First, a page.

On July 23, 1979, the Stinsons wrote Johnston a letter with complaints about the equipment and the delinquency in interest due on the equipment note. This letter also complained of Johnston's failure to pay water and electric bills, to clean weeds around the fields and tenant houses, make proper fence repairs, and clean ditches and maintain clear roadways.

 Some time in the autumn of 1979 the Stinsons repossessed the farm equipment.

 On December 4, 1979, the Stinsons wrote Johnston a letter informing him that because of various delinquencies they were repossessing the equipment. In this letter the Stinsons also claimed Johnston had breached the land lease agreement and set out twelve reasons supporting this contention. This letter closed with the following paragraph:

 Therefore, the agricultural lease agreement entered into by you with the undersigned, effective January 1, 1978 for a five year term, is null, void and of no further effect.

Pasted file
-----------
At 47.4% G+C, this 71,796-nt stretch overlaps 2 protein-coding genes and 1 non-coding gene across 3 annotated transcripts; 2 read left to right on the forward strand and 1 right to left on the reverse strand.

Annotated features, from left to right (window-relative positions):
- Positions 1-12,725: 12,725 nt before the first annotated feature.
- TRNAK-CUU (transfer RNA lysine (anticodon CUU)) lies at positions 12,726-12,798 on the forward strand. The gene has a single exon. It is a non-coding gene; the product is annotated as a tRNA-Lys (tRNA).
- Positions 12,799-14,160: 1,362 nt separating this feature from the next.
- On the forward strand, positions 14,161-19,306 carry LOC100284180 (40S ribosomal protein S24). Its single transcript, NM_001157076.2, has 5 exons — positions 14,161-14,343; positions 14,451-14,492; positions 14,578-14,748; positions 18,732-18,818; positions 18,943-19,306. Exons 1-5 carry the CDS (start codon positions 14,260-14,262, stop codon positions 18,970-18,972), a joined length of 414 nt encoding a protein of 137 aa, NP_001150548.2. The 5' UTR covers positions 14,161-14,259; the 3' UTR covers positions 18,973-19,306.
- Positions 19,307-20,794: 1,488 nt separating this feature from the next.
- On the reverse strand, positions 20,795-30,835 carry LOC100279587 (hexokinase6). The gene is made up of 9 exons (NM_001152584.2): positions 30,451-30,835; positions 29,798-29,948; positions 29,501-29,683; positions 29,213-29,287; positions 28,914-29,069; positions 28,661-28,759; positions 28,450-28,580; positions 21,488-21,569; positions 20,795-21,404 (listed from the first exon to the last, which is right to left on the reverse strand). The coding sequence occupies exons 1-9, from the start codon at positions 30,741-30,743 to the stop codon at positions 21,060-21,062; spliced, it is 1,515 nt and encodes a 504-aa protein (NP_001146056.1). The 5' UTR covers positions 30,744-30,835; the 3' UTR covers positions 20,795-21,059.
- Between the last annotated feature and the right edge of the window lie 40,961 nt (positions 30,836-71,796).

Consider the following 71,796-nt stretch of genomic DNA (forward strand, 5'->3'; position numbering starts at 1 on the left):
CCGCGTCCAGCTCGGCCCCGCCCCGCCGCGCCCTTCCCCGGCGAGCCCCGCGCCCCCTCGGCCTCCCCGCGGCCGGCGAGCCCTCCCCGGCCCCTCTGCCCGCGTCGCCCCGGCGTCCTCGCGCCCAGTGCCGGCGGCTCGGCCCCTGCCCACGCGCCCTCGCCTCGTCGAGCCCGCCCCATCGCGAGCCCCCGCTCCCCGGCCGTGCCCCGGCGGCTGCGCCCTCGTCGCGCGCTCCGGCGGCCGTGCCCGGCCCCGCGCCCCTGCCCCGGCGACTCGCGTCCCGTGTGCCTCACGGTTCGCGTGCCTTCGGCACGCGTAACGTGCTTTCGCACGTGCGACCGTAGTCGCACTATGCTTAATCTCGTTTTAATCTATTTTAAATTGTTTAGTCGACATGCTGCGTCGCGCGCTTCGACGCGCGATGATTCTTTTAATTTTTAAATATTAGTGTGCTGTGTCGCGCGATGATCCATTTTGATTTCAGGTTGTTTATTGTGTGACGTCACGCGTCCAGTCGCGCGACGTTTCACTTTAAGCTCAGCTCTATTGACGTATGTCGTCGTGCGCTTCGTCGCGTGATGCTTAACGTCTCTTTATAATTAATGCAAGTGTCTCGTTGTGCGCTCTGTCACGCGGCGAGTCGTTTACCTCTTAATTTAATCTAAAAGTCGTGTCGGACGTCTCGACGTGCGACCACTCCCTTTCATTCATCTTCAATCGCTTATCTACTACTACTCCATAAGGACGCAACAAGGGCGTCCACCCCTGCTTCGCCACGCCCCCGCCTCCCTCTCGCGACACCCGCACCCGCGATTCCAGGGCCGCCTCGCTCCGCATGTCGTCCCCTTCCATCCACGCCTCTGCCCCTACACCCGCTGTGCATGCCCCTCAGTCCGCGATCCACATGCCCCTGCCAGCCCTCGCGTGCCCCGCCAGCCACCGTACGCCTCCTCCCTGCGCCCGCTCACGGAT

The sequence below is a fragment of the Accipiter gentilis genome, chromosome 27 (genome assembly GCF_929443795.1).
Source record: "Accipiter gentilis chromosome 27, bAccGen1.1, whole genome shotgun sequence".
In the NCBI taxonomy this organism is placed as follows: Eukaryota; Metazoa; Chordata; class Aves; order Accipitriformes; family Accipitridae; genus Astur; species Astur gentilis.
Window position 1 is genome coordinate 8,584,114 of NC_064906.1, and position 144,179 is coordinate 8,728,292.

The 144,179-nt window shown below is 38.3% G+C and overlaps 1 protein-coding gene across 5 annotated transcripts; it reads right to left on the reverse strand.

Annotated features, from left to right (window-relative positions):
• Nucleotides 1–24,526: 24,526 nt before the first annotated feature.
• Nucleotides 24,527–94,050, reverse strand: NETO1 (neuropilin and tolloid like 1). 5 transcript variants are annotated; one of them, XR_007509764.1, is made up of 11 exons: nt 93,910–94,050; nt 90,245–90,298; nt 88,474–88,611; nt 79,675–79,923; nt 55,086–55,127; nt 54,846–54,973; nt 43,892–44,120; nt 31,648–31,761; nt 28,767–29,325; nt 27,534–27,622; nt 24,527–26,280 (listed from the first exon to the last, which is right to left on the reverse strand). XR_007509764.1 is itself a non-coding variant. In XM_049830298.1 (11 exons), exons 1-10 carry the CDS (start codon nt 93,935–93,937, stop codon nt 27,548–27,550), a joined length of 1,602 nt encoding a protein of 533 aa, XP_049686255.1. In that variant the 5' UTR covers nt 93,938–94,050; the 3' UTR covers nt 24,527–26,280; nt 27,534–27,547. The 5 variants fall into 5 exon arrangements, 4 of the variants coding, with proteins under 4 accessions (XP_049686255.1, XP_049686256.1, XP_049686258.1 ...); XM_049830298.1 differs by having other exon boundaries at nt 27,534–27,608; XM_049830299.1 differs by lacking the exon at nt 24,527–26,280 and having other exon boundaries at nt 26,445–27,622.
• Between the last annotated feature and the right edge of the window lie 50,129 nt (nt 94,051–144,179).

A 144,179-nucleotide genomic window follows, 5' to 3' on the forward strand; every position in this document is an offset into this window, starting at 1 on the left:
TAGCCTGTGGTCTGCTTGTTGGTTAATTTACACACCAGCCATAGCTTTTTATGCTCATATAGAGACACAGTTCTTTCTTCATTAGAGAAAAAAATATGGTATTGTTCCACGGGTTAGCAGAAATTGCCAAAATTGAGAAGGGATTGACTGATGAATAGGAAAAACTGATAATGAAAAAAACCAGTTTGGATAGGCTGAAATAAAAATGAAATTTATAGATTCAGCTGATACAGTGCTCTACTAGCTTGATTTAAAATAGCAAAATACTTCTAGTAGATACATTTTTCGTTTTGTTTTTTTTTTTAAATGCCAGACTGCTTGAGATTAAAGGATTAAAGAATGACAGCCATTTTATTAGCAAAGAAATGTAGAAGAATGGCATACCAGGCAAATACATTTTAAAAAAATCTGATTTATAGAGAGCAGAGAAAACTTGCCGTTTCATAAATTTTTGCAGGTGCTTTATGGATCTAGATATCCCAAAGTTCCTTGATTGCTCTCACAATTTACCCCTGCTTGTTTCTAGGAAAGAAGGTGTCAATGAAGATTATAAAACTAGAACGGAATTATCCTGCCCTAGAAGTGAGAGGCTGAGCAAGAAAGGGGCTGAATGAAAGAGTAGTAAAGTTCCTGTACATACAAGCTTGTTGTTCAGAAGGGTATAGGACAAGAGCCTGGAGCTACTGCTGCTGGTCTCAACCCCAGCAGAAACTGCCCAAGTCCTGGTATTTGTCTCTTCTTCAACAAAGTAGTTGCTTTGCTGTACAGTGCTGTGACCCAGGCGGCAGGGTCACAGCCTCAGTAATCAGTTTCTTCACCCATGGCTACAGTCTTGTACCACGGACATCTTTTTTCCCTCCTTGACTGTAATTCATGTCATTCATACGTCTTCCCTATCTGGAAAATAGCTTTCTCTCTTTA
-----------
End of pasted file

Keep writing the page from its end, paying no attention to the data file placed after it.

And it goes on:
Under the land lease Johnston was obligated to pay an annual rental of $20,000 on the 15th of November of each year of the lease. He paid the 1978 rental in November, 1978, and the 1979 rental in November, 1979, and was not delinquent in the payment of the cash rent due under the land lease. In the meantime, the Stinsons entered into another five-year agricultural lease on January 8, 1980, with one Clyde Williamson. *fn2

 In February, 1980, Johnston filed a bill of complaint in the Chancery Court of Adams County in cause number 29,106 setting forth three causes of action against the Stinsons.

 (1) Breach of the land lease, for which he claimed an annual loss of $67,000 based upon an average crop yield, less average crop loss and rental, or a total of $201,000;